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‘Tesla’ – director Michael Almereyda’s movie shortchanges inventor Nikola Tesla

A scene from the movie "Tesla" starring Ethan Hawke

By Eleanor Ringel Cater

Everything interesting about “Tesla” is on the edges.

Like the macabre modern touches (Industrialist J.P. Morgan’s daughter, the movie’s narrator/potential love interest, coolly googles Tesla and his rival inventor, Edison, noting the latter has more than twice as many entries).

“Tesla” movie poster

Like the invented scenes (an ice-cream cone battle between Tesla and Edison).

Like Ethan Hawke, who plays the title role, performing Tears for Fears

‘80s hit, “Everybody Wants to Rule the World.”

For anyone who knows Tesla’s story, this must be cinematic catnip. For the rest of us (well, me), it’s more confusing and distracting than entertaining and imaginative.

But still…if your knowledge of Nikola Tesla is pretty much limited to knowing that David Bowie played him in ‘The Prestige” and Elon Musk named a car after him, then Michael Almereyda’s movie becomes increasingly annoying as you realize the director is more infatuated with his own inventiveness than, well, the inventor’s.

First, the Wikipedia entry: Nikola Tesla was a Croatian-born inventor and visionary whose career paralleled Thomas Edison’s. Tesla even worked for the Wizard of Menlo Park, but the two men are mostly known as rivals, especially concerning the matter of electricity.

However, while Edison (well-played by Kyle MacKachlan) was self-confident and world famous, Tesla was the classic outsider, right down to his accent. He’s given to enigmatic pronouncements like, is nature a giant cat, and if so, who strokes its back?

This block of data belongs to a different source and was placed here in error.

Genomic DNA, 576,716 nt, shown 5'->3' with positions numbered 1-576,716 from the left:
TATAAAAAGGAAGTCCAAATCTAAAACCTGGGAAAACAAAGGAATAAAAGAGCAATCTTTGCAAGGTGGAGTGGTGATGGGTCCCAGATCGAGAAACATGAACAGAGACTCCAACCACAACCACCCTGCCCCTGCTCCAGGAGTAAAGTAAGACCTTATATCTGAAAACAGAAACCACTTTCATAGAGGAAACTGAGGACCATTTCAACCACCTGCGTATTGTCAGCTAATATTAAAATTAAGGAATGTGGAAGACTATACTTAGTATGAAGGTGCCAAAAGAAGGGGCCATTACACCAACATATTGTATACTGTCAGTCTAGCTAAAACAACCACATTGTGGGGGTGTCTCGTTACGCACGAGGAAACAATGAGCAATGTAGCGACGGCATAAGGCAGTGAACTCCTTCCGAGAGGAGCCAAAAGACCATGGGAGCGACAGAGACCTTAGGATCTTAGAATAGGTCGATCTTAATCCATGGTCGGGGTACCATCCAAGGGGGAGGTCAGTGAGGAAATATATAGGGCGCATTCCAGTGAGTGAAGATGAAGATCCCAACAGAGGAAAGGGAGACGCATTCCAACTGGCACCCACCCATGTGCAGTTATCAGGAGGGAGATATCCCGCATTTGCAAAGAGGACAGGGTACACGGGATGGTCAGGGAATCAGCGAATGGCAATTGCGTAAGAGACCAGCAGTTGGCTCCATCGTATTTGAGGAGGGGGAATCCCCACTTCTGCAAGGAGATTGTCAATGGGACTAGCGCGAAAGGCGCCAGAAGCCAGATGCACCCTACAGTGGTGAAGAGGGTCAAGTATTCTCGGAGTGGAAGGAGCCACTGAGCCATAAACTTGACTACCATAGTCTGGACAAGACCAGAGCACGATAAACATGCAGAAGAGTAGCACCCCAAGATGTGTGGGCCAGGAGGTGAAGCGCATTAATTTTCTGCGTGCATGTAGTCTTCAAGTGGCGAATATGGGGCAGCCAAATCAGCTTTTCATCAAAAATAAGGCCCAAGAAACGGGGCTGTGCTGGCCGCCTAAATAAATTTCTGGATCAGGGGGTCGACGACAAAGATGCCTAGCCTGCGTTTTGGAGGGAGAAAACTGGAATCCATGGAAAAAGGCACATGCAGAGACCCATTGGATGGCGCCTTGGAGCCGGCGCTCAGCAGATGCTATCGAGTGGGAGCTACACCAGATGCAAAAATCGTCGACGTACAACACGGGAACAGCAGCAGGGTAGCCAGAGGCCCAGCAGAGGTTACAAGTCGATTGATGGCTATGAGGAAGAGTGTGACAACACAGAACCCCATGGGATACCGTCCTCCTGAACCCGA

A scene from the movie “Tesla” starring Ethan Hawke

Tesla is precisely the sort of fringe famous person who deserves a biopic, but Almereyda simply won’t play ball. And some of his trickiness is more stealth than anything else.

Okay, who really cares about the truth behind ice-cream cones or if anything, exactly, went on between Tesla and Sarah Bernhardt (who famously slept in a coffin between performances). It is somehow, well, irritating to hear Edison quote his mother as saying: “Never eat anything bigger than your head.”

Because… the phrase is also the name of a rather well-known collection of cartoons by mid-century Playboy regular, B. Kliban. (well, maybe Edison’s mom did say it first…).

The point, I guess, is that the filmmaker treats Tesla as someone who keeps getting in the way of his (i.e., Almereyda’s) story. But Tesla is the story – and I would’ve liked to have known more.

“Tesla” can be viewed through VUDU, Amazon Prime Video or in selected movie theaters.

Eleanor Ringel

Eleanor Ringel, Movie Critic, was the film critic for the Atlanta Journal-Constitution for almost 30 years. She was nominated multiple times for a Pulitzer Prize. She won the Best of Cox Critic, IMAGE Film & Video and Women In Film awards. An Atlanta native, she graduated from Westminster and Brown University. She was the critic on WXIA’s Noonday, a member of Entertainment Weekly's Critics Grid and wrote TV Guide’s movie/DVD. She is member of the National Society of Film Critics and currently talks about movies on WMLB and writes the Time Out column for the Atlanta Business Chronicle.


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